“Ehud, now that you’ve split off from Labor and you don’t need to appease its members who are hostile to us, give us a break.”

He replied, “you don’t understand,” and hinted at his reason.

After that exchange, I was approached by a veteran activist whose views are considered to be on the far right of the spectrum. He asked me what I had discussed with Barak, and I told him.

“Okay, I can understand that he feels he needs to show he’s doing something,” said the activist, “but why with such brutality? Why with blows?”

Now that we have mounted a defense of the hilltop youth’s activity, here is something to consider in defense of Barak and his associates: the harder the hilltop youth are beaten and the louder their screams are, the less difficulty the government has deflecting pressure from the judicial system and the media to go after other communities.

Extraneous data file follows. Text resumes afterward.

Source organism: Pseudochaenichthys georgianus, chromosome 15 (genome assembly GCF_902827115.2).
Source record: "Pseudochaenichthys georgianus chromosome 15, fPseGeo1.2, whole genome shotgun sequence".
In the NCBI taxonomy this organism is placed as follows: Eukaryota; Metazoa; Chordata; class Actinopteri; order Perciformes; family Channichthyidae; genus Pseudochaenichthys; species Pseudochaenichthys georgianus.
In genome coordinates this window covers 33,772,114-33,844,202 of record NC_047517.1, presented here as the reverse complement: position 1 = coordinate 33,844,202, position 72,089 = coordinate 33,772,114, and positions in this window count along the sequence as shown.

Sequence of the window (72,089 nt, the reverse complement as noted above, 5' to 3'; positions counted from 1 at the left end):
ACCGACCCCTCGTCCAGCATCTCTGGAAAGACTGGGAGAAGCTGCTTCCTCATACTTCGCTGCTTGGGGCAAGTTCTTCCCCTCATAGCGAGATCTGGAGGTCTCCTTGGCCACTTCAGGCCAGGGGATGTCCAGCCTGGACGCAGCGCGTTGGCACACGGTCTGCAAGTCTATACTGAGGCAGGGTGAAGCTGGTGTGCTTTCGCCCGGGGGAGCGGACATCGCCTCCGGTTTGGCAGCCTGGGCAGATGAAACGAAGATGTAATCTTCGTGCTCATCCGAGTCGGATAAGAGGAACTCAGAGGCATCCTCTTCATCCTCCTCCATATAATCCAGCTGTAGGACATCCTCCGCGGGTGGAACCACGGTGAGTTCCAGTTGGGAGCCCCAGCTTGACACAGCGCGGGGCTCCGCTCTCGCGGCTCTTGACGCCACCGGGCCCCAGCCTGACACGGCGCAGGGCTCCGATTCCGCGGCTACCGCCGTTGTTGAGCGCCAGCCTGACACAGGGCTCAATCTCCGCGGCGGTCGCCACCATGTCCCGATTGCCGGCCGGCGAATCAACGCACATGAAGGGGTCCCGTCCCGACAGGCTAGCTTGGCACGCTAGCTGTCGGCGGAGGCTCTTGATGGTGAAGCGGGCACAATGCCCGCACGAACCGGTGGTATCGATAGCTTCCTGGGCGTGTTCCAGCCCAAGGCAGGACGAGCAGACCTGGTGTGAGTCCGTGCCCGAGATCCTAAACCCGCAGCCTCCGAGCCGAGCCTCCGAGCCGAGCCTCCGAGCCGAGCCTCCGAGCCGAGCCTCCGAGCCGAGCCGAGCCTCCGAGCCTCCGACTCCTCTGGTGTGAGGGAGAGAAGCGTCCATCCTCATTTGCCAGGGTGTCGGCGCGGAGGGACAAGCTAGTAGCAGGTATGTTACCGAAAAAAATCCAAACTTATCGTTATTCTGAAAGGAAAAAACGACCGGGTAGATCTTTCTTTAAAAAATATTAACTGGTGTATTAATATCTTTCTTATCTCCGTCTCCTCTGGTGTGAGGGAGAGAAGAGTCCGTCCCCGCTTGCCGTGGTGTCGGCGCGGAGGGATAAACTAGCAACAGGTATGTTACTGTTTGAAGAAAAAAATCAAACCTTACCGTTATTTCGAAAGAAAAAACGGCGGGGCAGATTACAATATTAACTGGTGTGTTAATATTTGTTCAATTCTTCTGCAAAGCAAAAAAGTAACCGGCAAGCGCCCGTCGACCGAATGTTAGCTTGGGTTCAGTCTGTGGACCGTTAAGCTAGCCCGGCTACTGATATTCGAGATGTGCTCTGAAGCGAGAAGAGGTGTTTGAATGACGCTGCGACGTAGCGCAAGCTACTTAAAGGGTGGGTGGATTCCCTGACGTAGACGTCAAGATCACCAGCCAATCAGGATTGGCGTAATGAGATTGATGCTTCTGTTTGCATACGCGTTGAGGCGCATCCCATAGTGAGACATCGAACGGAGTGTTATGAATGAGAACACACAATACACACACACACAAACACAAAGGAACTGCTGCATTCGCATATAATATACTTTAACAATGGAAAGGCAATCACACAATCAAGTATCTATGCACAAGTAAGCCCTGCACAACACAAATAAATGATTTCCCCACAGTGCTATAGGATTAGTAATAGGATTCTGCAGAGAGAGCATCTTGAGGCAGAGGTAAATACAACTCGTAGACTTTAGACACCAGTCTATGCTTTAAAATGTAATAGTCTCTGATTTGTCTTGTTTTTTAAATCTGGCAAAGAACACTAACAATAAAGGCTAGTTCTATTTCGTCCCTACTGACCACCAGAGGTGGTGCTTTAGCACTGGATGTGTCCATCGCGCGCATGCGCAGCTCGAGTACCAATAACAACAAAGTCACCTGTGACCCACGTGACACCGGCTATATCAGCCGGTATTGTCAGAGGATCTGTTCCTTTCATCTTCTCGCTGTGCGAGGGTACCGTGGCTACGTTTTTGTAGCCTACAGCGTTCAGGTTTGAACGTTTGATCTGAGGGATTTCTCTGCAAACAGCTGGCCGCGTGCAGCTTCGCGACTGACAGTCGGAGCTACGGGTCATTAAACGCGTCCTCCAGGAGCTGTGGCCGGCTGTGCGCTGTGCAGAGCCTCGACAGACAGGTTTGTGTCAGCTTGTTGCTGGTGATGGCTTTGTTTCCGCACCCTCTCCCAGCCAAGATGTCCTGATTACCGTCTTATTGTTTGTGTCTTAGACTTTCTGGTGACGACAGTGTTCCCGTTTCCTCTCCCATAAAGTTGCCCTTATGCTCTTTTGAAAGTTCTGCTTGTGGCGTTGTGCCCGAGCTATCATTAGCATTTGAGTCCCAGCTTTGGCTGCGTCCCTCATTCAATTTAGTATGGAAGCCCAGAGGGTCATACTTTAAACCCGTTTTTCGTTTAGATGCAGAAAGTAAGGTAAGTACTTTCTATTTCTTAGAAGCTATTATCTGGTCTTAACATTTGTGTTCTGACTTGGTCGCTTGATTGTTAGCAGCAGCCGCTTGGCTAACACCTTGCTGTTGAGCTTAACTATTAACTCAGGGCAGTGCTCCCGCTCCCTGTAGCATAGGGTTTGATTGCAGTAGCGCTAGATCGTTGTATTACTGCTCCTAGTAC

Barak can point at his “accomplishments” and his demolition of illegal building … and in the meantime, the real building continues.


We will even attempt to find something to say in defense of the Israeli left, in the tradition of Rabbi Levi Yitzchak of Berditchev...
The hilltop youth are the decoy targets of the Jews living in Judea and Samaria, whether the latter like it or not. The hilltop youth pay the price for it, too, sometimes including justified or unjustified condemnations by the local establishment. On the occasion of Rosh Hashannah and Yom Kippur, let this much be said in their defense.

Now, we will even attempt to find something to say in defense of the Israeli left, in the tradition of Rabbi Levi Yitzchak of Berditchev, who would strive to find any possible source of merit for the Jewish people in the New Year.

This particular argument is based on that of Yigal Kutai, an actor and former musician in the band of the IDF Home Front Command who became religious, moved to Kiryat Arba near Hevron, served as manager of the cultural center there for many years and has a unique view of his former colleagues on the left.

Since the redemption of Israel is a gradual and natural process, and natural processes take time, it is important for outside enemies to give us a break sometimes.